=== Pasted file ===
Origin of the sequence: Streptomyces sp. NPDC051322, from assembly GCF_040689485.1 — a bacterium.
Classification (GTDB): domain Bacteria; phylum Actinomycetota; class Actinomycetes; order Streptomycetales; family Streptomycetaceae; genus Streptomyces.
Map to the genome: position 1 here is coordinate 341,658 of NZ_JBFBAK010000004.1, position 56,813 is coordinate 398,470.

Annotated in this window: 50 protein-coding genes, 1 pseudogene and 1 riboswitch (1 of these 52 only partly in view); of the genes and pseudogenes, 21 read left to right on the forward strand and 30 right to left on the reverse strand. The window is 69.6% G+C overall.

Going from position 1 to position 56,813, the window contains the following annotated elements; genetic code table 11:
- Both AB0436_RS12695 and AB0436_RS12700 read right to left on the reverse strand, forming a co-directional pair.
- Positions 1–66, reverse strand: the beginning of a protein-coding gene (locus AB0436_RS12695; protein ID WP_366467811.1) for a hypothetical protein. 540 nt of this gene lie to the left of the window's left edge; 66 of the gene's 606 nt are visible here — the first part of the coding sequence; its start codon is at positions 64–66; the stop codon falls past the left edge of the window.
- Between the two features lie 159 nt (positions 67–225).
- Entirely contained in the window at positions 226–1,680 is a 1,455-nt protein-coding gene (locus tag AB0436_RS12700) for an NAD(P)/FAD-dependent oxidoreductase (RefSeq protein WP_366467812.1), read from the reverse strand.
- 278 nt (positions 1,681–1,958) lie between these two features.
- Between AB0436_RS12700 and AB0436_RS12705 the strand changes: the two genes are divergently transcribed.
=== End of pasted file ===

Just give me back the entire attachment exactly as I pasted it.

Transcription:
Origin of the sequence: Streptomyces sp. NPDC051322, from assembly GCF_040689485.1 — a bacterium.
Classification (GTDB): domain Bacteria; phylum Actinomycetota; class Actinomycetes; order Streptomycetales; family Streptomycetaceae; genus Streptomyces.
Map to the genome: position 1 here is coordinate 341,658 of NZ_JBFBAK010000004.1, position 56,813 is coordinate 398,470.

Annotated in this window: 50 protein-coding genes, 1 pseudogene and 1 riboswitch (1 of these 52 only partly in view); of the genes and pseudogenes, 21 read left to right on the forward strand and 30 right to left on the reverse strand. The window is 69.6% G+C overall.

Going from position 1 to position 56,813, the window contains the following annotated elements; genetic code table 11:
- Both AB0436_RS12695 and AB0436_RS12700 read right to left on the reverse strand, forming a co-directional pair.
- Positions 1–66, reverse strand: the beginning of a protein-coding gene (locus AB0436_RS12695; protein ID WP_366467811.1) for a hypothetical protein. 540 nt of this gene lie to the left of the window's left edge; 66 of the gene's 606 nt are visible here — the first part of the coding sequence; its start codon is at positions 64–66; the stop codon falls past the left edge of the window.
- Between the two features lie 159 nt (positions 67–225).
- Entirely contained in the window at positions 226–1,680 is a 1,455-nt protein-coding gene (locus tag AB0436_RS12700) for an NAD(P)/FAD-dependent oxidoreductase (RefSeq protein WP_366467812.1), read from the reverse strand.
- 278 nt (positions 1,681–1,958) lie between these two features.
- Between AB0436_RS12700 and AB0436_RS12705 the strand changes: the two genes are divergently transcribed.